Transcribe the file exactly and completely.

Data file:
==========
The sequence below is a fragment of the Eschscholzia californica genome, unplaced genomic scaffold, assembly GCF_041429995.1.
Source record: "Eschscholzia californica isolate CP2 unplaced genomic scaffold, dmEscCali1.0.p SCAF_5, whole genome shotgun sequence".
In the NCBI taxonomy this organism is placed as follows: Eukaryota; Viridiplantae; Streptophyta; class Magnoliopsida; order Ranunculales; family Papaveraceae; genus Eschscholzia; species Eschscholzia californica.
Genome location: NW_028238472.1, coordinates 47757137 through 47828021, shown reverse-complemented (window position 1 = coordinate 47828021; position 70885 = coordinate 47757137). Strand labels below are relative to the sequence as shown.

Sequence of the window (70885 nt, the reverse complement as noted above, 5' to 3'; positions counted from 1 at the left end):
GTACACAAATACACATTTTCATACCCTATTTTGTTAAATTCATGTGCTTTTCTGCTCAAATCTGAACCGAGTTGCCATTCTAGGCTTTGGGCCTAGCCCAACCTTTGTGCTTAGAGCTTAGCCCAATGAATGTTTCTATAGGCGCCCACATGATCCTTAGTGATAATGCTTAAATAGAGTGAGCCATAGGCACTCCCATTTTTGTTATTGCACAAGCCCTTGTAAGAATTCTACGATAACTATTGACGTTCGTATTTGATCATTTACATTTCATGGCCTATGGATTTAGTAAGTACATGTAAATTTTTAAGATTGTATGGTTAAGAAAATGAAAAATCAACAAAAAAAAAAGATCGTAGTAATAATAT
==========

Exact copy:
The sequence below is a fragment of the Eschscholzia californica genome, unplaced genomic scaffold, assembly GCF_041429995.1.
Source record: "Eschscholzia californica isolate CP2 unplaced genomic scaffold, dmEscCali1.0.p SCAF_5, whole genome shotgun sequence".
In the NCBI taxonomy this organism is placed as follows: Eukaryota; Viridiplantae; Streptophyta; class Magnoliopsida; order Ranunculales; family Papaveraceae; genus Eschscholzia; species Eschscholzia californica.
Genome location: NW_028238472.1, coordinates 47757137 through 47828021, shown reverse-complemented (window position 1 = coordinate 47828021; position 70885 = coordinate 47757137). Strand labels below are relative to the sequence as shown.

Sequence of the window (70885 nt, the reverse complement as noted above, 5' to 3'; positions counted from 1 at the left end):
GTACACAAATACACATTTTCATACCCTATTTTGTTAAATTCATGTGCTTTTCTGCTCAAATCTGAACCGAGTTGCCATTCTAGGCTTTGGGCCTAGCCCAACCTTTGTGCTTAGAGCTTAGCCCAATGAATGTTTCTATAGGCGCCCACATGATCCTTAGTGATAATGCTTAAATAGAGTGAGCCATAGGCACTCCCATTTTTGTTATTGCACAAGCCCTTGTAAGAATTCTACGATAACTATTGACGTTCGTATTTGATCATTTACATTTCATGGCCTATGGATTTAGTAAGTACATGTAAATTTTTAAGATTGTATGGTTAAGAAAATGAAAAATCAACAAAAAAAAAAGATCGTAGTAATAATAT